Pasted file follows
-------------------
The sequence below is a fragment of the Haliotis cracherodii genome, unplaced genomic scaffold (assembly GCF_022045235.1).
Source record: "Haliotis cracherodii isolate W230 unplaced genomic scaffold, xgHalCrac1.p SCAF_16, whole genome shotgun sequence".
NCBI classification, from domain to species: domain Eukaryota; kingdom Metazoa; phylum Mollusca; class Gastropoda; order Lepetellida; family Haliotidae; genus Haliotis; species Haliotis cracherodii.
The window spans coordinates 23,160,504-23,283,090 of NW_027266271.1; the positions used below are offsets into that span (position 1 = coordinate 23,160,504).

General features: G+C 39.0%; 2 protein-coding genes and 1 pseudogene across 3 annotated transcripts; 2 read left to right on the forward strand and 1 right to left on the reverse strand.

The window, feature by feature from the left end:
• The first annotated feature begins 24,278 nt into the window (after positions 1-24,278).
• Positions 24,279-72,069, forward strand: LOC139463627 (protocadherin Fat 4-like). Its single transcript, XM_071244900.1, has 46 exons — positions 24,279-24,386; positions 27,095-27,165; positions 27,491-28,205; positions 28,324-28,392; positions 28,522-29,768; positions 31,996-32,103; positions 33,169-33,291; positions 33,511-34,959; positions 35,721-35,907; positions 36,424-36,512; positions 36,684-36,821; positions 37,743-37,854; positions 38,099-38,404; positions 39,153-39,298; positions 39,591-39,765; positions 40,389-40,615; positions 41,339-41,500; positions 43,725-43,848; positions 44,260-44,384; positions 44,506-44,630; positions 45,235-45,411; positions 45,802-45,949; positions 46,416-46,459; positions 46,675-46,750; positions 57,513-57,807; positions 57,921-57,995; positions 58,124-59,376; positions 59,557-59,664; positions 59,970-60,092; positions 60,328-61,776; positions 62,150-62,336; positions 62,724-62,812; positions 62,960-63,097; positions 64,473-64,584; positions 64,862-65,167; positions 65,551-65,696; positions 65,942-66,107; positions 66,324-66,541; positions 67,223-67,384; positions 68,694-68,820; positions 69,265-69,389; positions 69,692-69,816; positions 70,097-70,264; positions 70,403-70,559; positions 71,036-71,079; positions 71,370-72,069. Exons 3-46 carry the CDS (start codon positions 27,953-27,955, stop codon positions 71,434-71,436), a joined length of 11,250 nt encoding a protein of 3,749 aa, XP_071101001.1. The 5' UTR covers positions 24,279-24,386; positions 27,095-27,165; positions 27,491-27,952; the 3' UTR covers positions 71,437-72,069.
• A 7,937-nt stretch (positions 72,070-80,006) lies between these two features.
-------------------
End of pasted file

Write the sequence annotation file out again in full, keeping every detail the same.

The sequence below is a fragment of the Haliotis cracherodii genome, unplaced genomic scaffold (assembly GCF_022045235.1).
Source record: "Haliotis cracherodii isolate W230 unplaced genomic scaffold, xgHalCrac1.p SCAF_16, whole genome shotgun sequence".
NCBI classification, from domain to species: domain Eukaryota; kingdom Metazoa; phylum Mollusca; class Gastropoda; order Lepetellida; family Haliotidae; genus Haliotis; species Haliotis cracherodii.
The window spans coordinates 23,160,504-23,283,090 of NW_027266271.1; the positions used below are offsets into that span (position 1 = coordinate 23,160,504).

General features: G+C 39.0%; 2 protein-coding genes and 1 pseudogene across 3 annotated transcripts; 2 read left to right on the forward strand and 1 right to left on the reverse strand.

The window, feature by feature from the left end:
• The first annotated feature begins 24,278 nt into the window (after positions 1-24,278).
• Positions 24,279-72,069, forward strand: LOC139463627 (protocadherin Fat 4-like). Its single transcript, XM_071244900.1, has 46 exons — positions 24,279-24,386; positions 27,095-27,165; positions 27,491-28,205; positions 28,324-28,392; positions 28,522-29,768; positions 31,996-32,103; positions 33,169-33,291; positions 33,511-34,959; positions 35,721-35,907; positions 36,424-36,512; positions 36,684-36,821; positions 37,743-37,854; positions 38,099-38,404; positions 39,153-39,298; positions 39,591-39,765; positions 40,389-40,615; positions 41,339-41,500; positions 43,725-43,848; positions 44,260-44,384; positions 44,506-44,630; positions 45,235-45,411; positions 45,802-45,949; positions 46,416-46,459; positions 46,675-46,750; positions 57,513-57,807; positions 57,921-57,995; positions 58,124-59,376; positions 59,557-59,664; positions 59,970-60,092; positions 60,328-61,776; positions 62,150-62,336; positions 62,724-62,812; positions 62,960-63,097; positions 64,473-64,584; positions 64,862-65,167; positions 65,551-65,696; positions 65,942-66,107; positions 66,324-66,541; positions 67,223-67,384; positions 68,694-68,820; positions 69,265-69,389; positions 69,692-69,816; positions 70,097-70,264; positions 70,403-70,559; positions 71,036-71,079; positions 71,370-72,069. Exons 3-46 carry the CDS (start codon positions 27,953-27,955, stop codon positions 71,434-71,436), a joined length of 11,250 nt encoding a protein of 3,749 aa, XP_071101001.1. The 5' UTR covers positions 24,279-24,386; positions 27,095-27,165; positions 27,491-27,952; the 3' UTR covers positions 71,437-72,069.
• A 7,937-nt stretch (positions 72,070-80,006) lies between these two features.